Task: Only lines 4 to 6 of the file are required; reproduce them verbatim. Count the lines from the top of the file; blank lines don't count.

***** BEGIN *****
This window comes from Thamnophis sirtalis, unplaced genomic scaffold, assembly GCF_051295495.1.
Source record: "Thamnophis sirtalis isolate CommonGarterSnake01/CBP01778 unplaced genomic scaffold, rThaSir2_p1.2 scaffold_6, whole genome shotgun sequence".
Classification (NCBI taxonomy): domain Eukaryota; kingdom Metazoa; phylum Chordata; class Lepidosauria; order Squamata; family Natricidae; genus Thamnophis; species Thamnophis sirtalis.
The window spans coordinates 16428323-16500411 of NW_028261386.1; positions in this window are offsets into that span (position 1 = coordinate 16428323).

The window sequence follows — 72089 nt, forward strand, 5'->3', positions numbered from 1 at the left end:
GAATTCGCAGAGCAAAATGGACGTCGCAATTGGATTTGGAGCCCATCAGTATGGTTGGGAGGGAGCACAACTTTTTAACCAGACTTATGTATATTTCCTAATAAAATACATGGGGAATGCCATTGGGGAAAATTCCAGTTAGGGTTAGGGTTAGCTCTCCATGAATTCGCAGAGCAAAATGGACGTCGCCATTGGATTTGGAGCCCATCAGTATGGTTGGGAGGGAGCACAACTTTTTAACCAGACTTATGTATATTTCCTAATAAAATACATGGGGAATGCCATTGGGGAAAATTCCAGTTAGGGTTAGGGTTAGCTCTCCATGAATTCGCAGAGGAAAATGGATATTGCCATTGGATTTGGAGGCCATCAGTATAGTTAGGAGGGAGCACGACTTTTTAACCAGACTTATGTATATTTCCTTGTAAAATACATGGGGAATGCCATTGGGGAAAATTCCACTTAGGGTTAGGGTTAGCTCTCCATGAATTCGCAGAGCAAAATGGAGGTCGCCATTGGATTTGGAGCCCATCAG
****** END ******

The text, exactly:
The window spans coordinates 16428323-16500411 of NW_028261386.1; positions in this window are offsets into that span (position 1 = coordinate 16428323).

The window sequence follows — 72089 nt, forward strand, 5'->3', positions numbered from 1 at the left end:
GAATTCGCAGAGCAAAATGGACGTCGCAATTGGATTTGGAGCCCATCAGTATGGTTGGGAGGGAGCACAACTTTTTAACCAGACTTATGTATATTTCCTAATAAAATACATGGGGAATGCCATTGGGGAAAATTCCAGTTAGGGTTAGGGTTAGCTCTCCATGAATTCGCAGAGCAAAATGGACGTCGCCATTGGATTTGGAGCCCATCAGTATGGTTGGGAGGGAGCACAACTTTTTAACCAGACTTATGTATATTTCCTAATAAAATACATGGGGAATGCCATTGGGGAAAATTCCAGTTAGGGTTAGGGTTAGCTCTCCATGAATTCGCAGAGGAAAATGGATATTGCCATTGGATTTGGAGGCCATCAGTATAGTTAGGAGGGAGCACGACTTTTTAACCAGACTTATGTATATTTCCTTGTAAAATACATGGGGAATGCCATTGGGGAAAATTCCACTTAGGGTTAGGGTTAGCTCTCCATGAATTCGCAGAGCAAAATGGAGGTCGCCATTGGATTTGGAGCCCATCAG